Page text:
SoundEagle says: An inspiring creation of a Miniature Garden Houseboat enliven by a supreme sense of balance, contrast, texture and depth, resulting in an uncanny realism whilst retaining naturalness and achieving a coherent theme.
Photo Essay: Miniature Garden Houseboat
From the archives, this miniature garden with a houseboat won Best of Show at the Seattle Miniature Show in 2006. First blogged about in 2012, updated June, 2018.
If you’ve been following my blog, this series is part of the photo archives that got crunched in my old computer. The picture files are too small to be included in my upcoming book from Timber Press, but I can share them with you now!
About two weeks after the show, the raccoons sniffed out the water and played Godzilla one night. The water flooded into the bank and soaked the plants, I had to begrudgingly take it apart to save everything. I’m glad I took a bunch of pictures though. Remember to document your miniature gardens!
Like this? Then you’ll love my Gardening in Miniature book from Timber Press,
due out in spring of 2013.
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Ours grows in a container. Well, many containers. On our deck. We don’t really have a place to put in a *real* garden so this works well, for us. With deck irrigation, it’s a no fuss, no muss garden. We have to be careful and choose seeds and plants that work with our short season, but there are so many to choose from, the decisions can be difficult. This spring, now summer, has been unusually cool and damp and our picks, so far, are really loving it!
Amanda’s strawberries have been very tasty. Well, they were, until our friend, the baby chipmunk found them…. Since these are everbearing berries, I’m guessing we’ll be watching him grow up…. If he lives.
A pot of basil. I see lots of pesto, for the freezer, in our future.
One pot of arugula. We’ve had two cuttings of it, so far. As you can…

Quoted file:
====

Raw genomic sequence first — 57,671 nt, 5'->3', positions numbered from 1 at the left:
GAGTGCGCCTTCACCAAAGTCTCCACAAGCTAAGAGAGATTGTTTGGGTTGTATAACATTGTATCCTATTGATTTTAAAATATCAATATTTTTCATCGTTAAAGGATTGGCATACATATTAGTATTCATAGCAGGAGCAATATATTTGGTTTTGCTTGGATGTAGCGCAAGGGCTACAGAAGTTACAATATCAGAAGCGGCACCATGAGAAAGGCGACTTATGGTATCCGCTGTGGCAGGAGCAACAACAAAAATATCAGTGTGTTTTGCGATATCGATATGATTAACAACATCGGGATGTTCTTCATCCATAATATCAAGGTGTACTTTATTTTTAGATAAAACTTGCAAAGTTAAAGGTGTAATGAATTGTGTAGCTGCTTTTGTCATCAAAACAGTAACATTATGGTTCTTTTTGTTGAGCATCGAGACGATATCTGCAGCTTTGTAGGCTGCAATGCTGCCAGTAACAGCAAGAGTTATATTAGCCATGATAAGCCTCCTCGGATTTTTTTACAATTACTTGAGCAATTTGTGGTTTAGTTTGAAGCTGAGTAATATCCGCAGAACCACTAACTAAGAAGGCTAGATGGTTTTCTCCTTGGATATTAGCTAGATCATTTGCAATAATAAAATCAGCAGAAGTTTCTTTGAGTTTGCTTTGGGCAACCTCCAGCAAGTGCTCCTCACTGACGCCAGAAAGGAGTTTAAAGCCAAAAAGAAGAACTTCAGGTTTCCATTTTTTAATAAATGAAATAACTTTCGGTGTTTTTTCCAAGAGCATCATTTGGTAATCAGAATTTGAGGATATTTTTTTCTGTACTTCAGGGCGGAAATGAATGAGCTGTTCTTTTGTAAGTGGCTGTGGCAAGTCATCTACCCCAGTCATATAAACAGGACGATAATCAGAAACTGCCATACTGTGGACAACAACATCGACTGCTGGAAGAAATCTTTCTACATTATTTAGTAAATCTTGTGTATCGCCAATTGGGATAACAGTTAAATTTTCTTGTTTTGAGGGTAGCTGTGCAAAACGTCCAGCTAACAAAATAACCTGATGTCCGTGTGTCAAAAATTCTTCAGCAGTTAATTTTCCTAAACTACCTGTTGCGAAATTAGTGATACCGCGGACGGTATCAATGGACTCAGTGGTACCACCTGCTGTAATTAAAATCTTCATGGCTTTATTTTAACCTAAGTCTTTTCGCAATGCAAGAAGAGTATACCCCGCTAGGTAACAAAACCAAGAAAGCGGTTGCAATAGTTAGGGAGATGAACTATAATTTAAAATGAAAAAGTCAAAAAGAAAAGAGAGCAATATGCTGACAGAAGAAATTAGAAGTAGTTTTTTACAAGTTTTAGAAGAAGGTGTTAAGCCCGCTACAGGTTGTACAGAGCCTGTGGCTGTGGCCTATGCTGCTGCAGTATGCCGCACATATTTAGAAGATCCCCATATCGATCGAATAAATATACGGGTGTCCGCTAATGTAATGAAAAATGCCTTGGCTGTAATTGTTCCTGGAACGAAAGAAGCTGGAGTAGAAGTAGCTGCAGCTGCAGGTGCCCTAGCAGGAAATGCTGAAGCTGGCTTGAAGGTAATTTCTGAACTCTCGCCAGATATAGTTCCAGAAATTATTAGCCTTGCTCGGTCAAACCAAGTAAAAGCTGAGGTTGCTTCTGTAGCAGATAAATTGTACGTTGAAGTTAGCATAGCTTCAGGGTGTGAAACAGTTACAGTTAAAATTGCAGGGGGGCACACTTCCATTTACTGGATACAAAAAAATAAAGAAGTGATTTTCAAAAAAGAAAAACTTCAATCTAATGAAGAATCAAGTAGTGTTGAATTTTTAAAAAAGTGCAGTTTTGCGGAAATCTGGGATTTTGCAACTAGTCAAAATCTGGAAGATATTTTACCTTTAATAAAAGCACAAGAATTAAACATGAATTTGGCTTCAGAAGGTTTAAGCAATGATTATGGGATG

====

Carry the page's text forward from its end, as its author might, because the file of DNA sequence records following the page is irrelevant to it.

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By Linda Kay Harrison
If you are looking for a way to add color to your home, without the time and expense of new furniture or repainting, try adding colorful Bromeliads to your décor. Decorating with Bromeliads makes sense for a multitude of reasons.
Bromeliads have bright, long-lasting ‘flowers’ and brilliantly colored foliage. They will provide a wonderful splash of indoor color for months at a time. The Guzmania varieties tend to offer the longest lasting color, still making a bold statement even past their prime blooming time. Bromeliads are excellent indoor plants that readily adapt to the unfavorable conditions in most homes. They are generally an easy, low maintenance houseplant.
Bromeliads can be quite flexible when it comes to lighting conditions. They can tolerate lower light conditions for a month or so at a time without adverse effects, but they retain their best color and form in brighter light…
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by Linda Kay Harrison
Most homes have at least a few areas in them that, despite our best efforts, still seem dark and dreary due to lack of light. These low light spots might be an entry way without windows, a particular corner of the living room or dining room, perhaps a small bathroom, or even the laundry room. Areas like this can feel depressing, and may pose a challenge when trying to liven them up. But here’s a great suggestion for adding life to those low light locals – houseplants!
Although it seems that these areas would be unsuitable when it comes to growing houseplants, in reality, there are many plants that do very well in low light situations. You may be astonished at how simply adding a plant or two can cheer a dark corner. Putting your plants in bright or light-colored containers is another great way to enhance the area while tying…
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I love growing tomatoes. I love the scent of the plants, the shape of the leaves, the way they branch and grow, and of course, the tomatoes themselves. I grow tomatoes on my porch in self-watering containers. That way there’s no weeding, and no matter how busy I am, it’s easy to make time to keep them watered.
This year I’m trying a few new things. Due to the heat, I want my plants to be a bit more drought tolerant, in case I need to leave them to their own devices for a few days. In order to accomplish this I’m top watering once a day instead of filling the reservoirs. I’m also trying a few new varieties this year – determinate, rather than indeterminate. I specifically chose varieties that are supposed to do well in containers. Finally, I’m trying a new type of fertilizer, Vganics. How is…
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